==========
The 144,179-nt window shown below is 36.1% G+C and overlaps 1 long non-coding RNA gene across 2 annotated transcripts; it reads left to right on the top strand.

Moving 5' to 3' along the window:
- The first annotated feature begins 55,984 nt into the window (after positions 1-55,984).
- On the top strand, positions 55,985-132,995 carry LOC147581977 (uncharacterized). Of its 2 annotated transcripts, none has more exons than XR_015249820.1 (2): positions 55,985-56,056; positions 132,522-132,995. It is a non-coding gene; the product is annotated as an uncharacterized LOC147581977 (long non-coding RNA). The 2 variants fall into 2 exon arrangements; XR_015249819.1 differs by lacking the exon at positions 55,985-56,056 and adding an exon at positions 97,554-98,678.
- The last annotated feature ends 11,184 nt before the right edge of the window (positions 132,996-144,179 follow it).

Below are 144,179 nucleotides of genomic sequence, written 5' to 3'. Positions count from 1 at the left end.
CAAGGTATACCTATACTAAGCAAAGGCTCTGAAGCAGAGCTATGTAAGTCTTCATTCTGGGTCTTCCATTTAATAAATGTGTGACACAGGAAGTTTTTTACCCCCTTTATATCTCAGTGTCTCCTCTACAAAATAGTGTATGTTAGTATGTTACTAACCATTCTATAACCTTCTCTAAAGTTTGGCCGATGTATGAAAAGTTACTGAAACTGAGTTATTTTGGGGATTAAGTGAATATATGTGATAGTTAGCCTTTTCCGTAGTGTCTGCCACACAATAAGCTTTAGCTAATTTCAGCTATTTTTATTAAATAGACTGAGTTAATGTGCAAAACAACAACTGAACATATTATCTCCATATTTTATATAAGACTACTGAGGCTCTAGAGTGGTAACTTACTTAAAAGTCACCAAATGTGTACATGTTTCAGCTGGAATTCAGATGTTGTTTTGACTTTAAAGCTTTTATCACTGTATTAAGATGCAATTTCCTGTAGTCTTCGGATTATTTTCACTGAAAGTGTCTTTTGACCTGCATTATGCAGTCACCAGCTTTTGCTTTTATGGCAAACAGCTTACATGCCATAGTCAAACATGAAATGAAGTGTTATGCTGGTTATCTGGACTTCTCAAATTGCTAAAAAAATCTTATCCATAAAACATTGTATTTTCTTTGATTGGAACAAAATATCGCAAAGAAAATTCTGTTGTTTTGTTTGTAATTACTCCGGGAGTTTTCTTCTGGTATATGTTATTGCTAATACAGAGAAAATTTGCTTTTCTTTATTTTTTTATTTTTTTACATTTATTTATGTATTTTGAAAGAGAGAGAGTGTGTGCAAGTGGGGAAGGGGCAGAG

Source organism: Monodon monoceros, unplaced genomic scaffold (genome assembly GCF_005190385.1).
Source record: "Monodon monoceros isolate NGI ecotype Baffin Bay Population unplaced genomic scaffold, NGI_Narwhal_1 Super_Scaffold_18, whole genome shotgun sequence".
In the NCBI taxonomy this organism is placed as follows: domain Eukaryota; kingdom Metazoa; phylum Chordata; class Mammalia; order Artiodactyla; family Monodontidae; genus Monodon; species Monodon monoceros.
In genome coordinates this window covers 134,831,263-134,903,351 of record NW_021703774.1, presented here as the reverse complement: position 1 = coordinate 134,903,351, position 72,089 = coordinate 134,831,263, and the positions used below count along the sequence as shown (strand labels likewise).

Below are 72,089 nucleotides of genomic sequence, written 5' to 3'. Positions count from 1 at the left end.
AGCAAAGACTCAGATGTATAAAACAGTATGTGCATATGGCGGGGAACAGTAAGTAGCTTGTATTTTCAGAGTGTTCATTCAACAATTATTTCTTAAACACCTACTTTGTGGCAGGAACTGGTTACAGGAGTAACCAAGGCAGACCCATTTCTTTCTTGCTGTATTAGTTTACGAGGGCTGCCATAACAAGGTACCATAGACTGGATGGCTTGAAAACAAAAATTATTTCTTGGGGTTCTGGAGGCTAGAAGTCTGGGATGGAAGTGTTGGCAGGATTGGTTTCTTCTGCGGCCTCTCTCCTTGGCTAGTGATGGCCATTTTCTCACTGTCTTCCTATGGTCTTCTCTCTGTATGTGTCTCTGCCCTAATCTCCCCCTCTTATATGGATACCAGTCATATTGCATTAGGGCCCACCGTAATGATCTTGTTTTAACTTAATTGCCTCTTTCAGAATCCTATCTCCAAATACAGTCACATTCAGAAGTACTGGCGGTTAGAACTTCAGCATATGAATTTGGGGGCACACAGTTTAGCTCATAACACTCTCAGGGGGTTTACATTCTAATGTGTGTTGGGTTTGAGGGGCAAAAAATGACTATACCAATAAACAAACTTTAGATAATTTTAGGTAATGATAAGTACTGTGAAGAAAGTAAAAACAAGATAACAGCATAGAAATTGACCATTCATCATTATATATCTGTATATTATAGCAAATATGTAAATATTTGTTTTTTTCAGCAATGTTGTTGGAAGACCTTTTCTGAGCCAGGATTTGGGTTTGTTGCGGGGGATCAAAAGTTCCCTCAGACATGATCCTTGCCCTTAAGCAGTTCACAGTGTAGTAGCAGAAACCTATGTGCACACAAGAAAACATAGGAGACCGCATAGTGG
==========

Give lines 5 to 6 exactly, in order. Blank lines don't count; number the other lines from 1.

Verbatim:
- The last annotated feature ends 11,184 nt before the right edge of the window (positions 132,996-144,179 follow it).

Below are 144,179 nucleotides of genomic sequence, written 5' to 3'. Positions count from 1 at the left end.